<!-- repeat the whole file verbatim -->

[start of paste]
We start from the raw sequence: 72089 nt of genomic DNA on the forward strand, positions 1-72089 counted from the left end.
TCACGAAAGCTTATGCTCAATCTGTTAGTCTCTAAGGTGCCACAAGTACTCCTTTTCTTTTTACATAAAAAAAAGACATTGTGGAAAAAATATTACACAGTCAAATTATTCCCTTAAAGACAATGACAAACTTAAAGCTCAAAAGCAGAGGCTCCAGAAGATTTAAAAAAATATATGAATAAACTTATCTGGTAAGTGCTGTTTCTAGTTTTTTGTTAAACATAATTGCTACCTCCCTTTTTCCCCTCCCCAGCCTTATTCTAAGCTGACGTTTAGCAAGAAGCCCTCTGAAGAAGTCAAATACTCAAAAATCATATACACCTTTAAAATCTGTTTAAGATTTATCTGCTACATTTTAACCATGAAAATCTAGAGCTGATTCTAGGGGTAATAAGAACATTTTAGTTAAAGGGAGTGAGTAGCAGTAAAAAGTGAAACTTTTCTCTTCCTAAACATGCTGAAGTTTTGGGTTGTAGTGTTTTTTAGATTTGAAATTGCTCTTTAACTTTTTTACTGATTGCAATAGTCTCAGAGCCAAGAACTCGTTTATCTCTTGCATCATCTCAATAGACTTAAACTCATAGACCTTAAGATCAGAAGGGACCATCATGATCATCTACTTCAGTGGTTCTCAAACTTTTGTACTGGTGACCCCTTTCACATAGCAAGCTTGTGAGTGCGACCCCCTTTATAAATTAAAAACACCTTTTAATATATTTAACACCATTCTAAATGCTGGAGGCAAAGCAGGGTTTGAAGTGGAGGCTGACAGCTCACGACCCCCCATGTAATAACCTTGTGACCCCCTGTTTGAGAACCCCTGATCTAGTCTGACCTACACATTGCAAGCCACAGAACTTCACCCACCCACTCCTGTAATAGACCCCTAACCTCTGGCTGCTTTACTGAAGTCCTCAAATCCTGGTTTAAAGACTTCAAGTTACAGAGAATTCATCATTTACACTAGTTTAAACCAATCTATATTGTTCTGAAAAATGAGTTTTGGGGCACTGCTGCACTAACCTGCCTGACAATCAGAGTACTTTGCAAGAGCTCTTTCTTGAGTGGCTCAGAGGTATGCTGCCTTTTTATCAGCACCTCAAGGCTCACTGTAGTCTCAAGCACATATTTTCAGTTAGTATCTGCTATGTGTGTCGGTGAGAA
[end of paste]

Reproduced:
We start from the raw sequence: 72089 nt of genomic DNA on the forward strand, positions 1-72089 counted from the left end.
TCACGAAAGCTTATGCTCAATCTGTTAGTCTCTAAGGTGCCACAAGTACTCCTTTTCTTTTTACATAAAAAAAAGACATTGTGGAAAAAATATTACACAGTCAAATTATTCCCTTAAAGACAATGACAAACTTAAAGCTCAAAAGCAGAGGCTCCAGAAGATTTAAAAAAATATATGAATAAACTTATCTGGTAAGTGCTGTTTCTAGTTTTTTGTTAAACATAATTGCTACCTCCCTTTTTCCCCTCCCCAGCCTTATTCTAAGCTGACGTTTAGCAAGAAGCCCTCTGAAGAAGTCAAATACTCAAAAATCATATACACCTTTAAAATCTGTTTAAGATTTATCTGCTACATTTTAACCATGAAAATCTAGAGCTGATTCTAGGGGTAATAAGAACATTTTAGTTAAAGGGAGTGAGTAGCAGTAAAAAGTGAAACTTTTCTCTTCCTAAACATGCTGAAGTTTTGGGTTGTAGTGTTTTTTAGATTTGAAATTGCTCTTTAACTTTTTTACTGATTGCAATAGTCTCAGAGCCAAGAACTCGTTTATCTCTTGCATCATCTCAATAGACTTAAACTCATAGACCTTAAGATCAGAAGGGACCATCATGATCATCTACTTCAGTGGTTCTCAAACTTTTGTACTGGTGACCCCTTTCACATAGCAAGCTTGTGAGTGCGACCCCCTTTATAAATTAAAAACACCTTTTAATATATTTAACACCATTCTAAATGCTGGAGGCAAAGCAGGGTTTGAAGTGGAGGCTGACAGCTCACGACCCCCCATGTAATAACCTTGTGACCCCCTGTTTGAGAACCCCTGATCTAGTCTGACCTACACATTGCAAGCCACAGAACTTCACCCACCCACTCCTGTAATAGACCCCTAACCTCTGGCTGCTTTACTGAAGTCCTCAAATCCTGGTTTAAAGACTTCAAGTTACAGAGAATTCATCATTTACACTAGTTTAAACCAATCTATATTGTTCTGAAAAATGAGTTTTGGGGCACTGCTGCACTAACCTGCCTGACAATCAGAGTACTTTGCAAGAGCTCTTTCTTGAGTGGCTCAGAGGTATGCTGCCTTTTTATCAGCACCTCAAGGCTCACTGTAGTCTCAAGCACATATTTTCAGTTAGTATCTGCTATGTGTGTCGGTGAGAA